David Litchfield, managing director of security software company NGS Software, in an open letter to the company, said that it needs to "deliver and execute an effective security strategy that actually deals with problems rather than sweeping them under the carpet or waste time by blaming others for their own failings."
He slammed the way the company had reacted to patching a series of flaws in its database products, saying it took eight months to come up with fixes that still did not alleviate the problems.
"One would expect that, given the length of time they took to deliver, these security 'fixes' would be well considered and robust; fixes that actually resolve the security holes," said Litchfield.
"The truth of the matter though is that this is not the case."
Last August, Oracle released a security update, called Alert 68, to fix a number of flaws in its database server software that allows a low privilege user to gain full control over the database. Litchfield said the patches only fixed the sample exploits he had sent them and with some tweaking the flaws could be exploited again.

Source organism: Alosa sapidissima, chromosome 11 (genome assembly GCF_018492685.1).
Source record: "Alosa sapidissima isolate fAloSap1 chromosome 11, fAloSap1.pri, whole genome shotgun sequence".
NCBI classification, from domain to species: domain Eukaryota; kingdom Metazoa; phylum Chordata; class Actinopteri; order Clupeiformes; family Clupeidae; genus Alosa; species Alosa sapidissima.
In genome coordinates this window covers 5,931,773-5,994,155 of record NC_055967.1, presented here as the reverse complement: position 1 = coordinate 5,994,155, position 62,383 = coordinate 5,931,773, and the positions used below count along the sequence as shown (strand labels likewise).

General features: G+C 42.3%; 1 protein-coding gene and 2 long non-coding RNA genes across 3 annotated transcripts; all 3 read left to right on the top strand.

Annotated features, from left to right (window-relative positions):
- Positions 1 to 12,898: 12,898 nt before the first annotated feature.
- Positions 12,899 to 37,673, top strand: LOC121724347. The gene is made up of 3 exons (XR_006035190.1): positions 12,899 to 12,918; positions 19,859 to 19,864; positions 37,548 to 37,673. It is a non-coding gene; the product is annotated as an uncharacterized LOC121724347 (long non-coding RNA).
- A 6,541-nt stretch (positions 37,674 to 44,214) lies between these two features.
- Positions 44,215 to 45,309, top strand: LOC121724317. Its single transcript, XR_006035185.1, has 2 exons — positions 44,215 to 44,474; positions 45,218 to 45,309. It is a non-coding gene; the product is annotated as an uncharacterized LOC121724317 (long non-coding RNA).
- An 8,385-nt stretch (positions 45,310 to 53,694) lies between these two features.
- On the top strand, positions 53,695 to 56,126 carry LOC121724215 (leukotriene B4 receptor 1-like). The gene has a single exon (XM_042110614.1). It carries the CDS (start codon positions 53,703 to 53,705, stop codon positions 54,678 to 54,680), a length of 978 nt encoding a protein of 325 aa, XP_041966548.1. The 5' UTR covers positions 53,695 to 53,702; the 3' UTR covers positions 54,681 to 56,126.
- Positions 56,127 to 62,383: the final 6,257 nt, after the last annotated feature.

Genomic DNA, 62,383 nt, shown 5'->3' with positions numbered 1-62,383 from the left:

He also pointed out that in other cases Oracle have simply dropped the old procedures and added new ones with the same vulnerable code.
"I reported these broken fixes to Oracle in February 2005. It is now October 2005 and there is still no word of when the 'real' fixes are going to be delivered. In all of this time Oracle database servers have been easy to crack - a fact Oracle are surely aware of," said Litchfield.
He urged Oracle users to "to get on the phone, send a email, demand a better security response."
"It's important that Oracle get it right. Our national security depends on it; our companies depend on it; and we all, as individuals depend on it," he added.
Oracle was unable to respond to the charges and a company spokeswoman said it had not had time to formulate a response to Litchfield's comments.